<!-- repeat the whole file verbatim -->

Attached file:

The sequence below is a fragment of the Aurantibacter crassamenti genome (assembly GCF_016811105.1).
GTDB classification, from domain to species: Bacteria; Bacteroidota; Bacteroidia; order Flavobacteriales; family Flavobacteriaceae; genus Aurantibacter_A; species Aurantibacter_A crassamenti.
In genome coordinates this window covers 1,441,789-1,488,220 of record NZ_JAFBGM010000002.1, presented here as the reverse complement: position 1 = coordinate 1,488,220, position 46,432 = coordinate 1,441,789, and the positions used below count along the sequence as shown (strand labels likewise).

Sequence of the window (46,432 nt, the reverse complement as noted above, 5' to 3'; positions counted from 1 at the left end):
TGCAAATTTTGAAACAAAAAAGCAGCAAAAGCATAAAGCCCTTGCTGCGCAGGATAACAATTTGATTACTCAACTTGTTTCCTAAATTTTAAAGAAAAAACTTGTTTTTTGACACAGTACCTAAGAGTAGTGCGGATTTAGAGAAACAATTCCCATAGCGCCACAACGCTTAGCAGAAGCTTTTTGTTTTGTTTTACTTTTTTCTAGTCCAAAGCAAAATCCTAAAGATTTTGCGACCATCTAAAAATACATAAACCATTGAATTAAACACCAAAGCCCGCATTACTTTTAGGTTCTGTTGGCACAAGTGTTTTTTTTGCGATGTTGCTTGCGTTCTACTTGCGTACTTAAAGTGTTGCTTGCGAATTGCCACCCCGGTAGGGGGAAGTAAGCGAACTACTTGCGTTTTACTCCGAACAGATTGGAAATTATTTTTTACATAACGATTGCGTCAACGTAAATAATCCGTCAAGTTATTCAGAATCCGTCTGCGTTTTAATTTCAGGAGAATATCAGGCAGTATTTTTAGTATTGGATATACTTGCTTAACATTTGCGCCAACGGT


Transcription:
The sequence below is a fragment of the Aurantibacter crassamenti genome (assembly GCF_016811105.1).
GTDB classification, from domain to species: Bacteria; Bacteroidota; Bacteroidia; order Flavobacteriales; family Flavobacteriaceae; genus Aurantibacter_A; species Aurantibacter_A crassamenti.
In genome coordinates this window covers 1,441,789-1,488,220 of record NZ_JAFBGM010000002.1, presented here as the reverse complement: position 1 = coordinate 1,488,220, position 46,432 = coordinate 1,441,789, and the positions used below count along the sequence as shown (strand labels likewise).

Sequence of the window (46,432 nt, the reverse complement as noted above, 5' to 3'; positions counted from 1 at the left end):
TGCAAATTTTGAAACAAAAAAGCAGCAAAAGCATAAAGCCCTTGCTGCGCAGGATAACAATTTGATTACTCAACTTGTTTCCTAAATTTTAAAGAAAAAACTTGTTTTTTGACACAGTACCTAAGAGTAGTGCGGATTTAGAGAAACAATTCCCATAGCGCCACAACGCTTAGCAGAAGCTTTTTGTTTTGTTTTACTTTTTTCTAGTCCAAAGCAAAATCCTAAAGATTTTGCGACCATCTAAAAATACATAAACCATTGAATTAAACACCAAAGCCCGCATTACTTTTAGGTTCTGTTGGCACAAGTGTTTTTTTTGCGATGTTGCTTGCGTTCTACTTGCGTACTTAAAGTGTTGCTTGCGAATTGCCACCCCGGTAGGGGGAAGTAAGCGAACTACTTGCGTTTTACTCCGAACAGATTGGAAATTATTTTTTACATAACGATTGCGTCAACGTAAATAATCCGTCAAGTTATTCAGAATCCGTCTGCGTTTTAATTTCAGGAGAATATCAGGCAGTATTTTTAGTATTGGATATACTTGCTTAACATTTGCGCCAACGGT